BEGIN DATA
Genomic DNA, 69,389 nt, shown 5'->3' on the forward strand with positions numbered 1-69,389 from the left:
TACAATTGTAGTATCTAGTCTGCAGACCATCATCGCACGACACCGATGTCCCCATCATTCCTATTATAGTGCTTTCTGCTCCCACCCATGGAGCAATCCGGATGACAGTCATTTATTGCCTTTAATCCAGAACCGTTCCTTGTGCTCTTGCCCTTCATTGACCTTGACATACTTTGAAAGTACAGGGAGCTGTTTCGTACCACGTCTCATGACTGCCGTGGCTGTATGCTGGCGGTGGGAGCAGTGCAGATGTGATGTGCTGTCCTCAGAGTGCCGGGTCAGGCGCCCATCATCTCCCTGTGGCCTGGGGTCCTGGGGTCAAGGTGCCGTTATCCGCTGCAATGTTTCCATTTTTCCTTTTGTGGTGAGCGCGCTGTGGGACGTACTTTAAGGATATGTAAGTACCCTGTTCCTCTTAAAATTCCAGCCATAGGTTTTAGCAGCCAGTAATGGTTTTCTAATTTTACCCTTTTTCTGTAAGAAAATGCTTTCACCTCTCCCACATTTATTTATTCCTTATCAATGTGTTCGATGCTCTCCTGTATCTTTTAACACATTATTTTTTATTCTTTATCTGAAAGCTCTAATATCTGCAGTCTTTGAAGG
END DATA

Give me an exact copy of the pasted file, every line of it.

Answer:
Genomic DNA, 69,389 nt, shown 5'->3' on the forward strand with positions numbered 1-69,389 from the left:
TACAATTGTAGTATCTAGTCTGCAGACCATCATCGCACGACACCGATGTCCCCATCATTCCTATTATAGTGCTTTCTGCTCCCACCCATGGAGCAATCCGGATGACAGTCATTTATTGCCTTTAATCCAGAACCGTTCCTTGTGCTCTTGCCCTTCATTGACCTTGACATACTTTGAAAGTACAGGGAGCTGTTTCGTACCACGTCTCATGACTGCCGTGGCTGTATGCTGGCGGTGGGAGCAGTGCAGATGTGATGTGCTGTCCTCAGAGTGCCGGGTCAGGCGCCCATCATCTCCCTGTGGCCTGGGGTCCTGGGGTCAAGGTGCCGTTATCCGCTGCAATGTTTCCATTTTTCCTTTTGTGGTGAGCGCGCTGTGGGACGTACTTTAAGGATATGTAAGTACCCTGTTCCTCTTAAAATTCCAGCCATAGGTTTTAGCAGCCAGTAATGGTTTTCTAATTTTACCCTTTTTCTGTAAGAAAATGCTTTCACCTCTCCCACATTTATTTATTCCTTATCAATGTGTTCGATGCTCTCCTGTATCTTTTAACACATTATTTTTTATTCTTTATCTGAAAGCTCTAATATCTGCAGTCTTTGAAGG